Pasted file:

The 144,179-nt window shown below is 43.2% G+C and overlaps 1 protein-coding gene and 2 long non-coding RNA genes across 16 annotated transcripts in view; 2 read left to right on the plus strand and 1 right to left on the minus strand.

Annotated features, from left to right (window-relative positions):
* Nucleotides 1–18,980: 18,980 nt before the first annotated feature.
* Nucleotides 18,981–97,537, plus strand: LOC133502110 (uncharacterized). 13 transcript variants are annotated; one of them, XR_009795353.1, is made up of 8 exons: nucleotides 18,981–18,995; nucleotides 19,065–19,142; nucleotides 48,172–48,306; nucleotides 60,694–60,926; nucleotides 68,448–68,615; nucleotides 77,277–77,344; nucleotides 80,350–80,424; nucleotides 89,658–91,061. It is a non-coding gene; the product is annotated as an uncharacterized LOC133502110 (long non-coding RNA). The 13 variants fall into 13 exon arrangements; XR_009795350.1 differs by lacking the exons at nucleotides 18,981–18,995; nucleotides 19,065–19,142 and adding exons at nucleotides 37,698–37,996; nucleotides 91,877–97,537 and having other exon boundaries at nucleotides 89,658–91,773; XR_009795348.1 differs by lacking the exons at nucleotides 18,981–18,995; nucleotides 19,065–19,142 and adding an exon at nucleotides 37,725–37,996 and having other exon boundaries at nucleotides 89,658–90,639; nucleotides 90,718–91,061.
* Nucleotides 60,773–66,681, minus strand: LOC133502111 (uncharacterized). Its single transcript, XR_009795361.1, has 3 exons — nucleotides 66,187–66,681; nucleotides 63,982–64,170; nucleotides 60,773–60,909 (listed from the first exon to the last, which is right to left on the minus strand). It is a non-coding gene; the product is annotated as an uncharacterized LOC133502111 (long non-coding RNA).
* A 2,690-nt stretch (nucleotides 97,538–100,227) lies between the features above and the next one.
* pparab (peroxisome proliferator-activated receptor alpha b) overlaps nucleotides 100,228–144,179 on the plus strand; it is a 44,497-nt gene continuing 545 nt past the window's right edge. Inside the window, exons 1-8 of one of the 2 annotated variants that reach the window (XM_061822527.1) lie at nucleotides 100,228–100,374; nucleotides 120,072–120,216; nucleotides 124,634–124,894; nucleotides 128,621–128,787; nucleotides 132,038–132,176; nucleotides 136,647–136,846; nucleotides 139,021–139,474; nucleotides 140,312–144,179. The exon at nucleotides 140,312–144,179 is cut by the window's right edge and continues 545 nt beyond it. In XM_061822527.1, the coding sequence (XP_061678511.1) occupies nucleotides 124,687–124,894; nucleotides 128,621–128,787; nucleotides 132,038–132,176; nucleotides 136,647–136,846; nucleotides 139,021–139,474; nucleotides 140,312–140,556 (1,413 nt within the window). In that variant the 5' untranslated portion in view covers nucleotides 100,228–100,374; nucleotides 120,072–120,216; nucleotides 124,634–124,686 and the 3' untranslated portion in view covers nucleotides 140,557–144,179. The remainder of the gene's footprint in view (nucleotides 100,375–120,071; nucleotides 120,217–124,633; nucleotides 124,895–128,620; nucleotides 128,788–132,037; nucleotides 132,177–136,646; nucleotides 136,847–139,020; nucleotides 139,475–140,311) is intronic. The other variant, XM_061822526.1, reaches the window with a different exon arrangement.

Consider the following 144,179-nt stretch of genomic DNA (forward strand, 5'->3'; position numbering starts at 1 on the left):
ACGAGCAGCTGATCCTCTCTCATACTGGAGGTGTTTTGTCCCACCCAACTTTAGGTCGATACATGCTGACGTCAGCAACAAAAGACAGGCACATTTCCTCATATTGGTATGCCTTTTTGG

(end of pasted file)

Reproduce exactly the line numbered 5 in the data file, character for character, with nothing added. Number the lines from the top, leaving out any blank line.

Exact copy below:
* Nucleotides 60,773–66,681, minus strand: LOC133502111 (uncharacterized). Its single transcript, XR_009795361.1, has 3 exons — nucleotides 66,187–66,681; nucleotides 63,982–64,170; nucleotides 60,773–60,909 (listed from the first exon to the last, which is right to left on the minus strand). It is a non-coding gene; the product is annotated as an uncharacterized LOC133502111 (long non-coding RNA).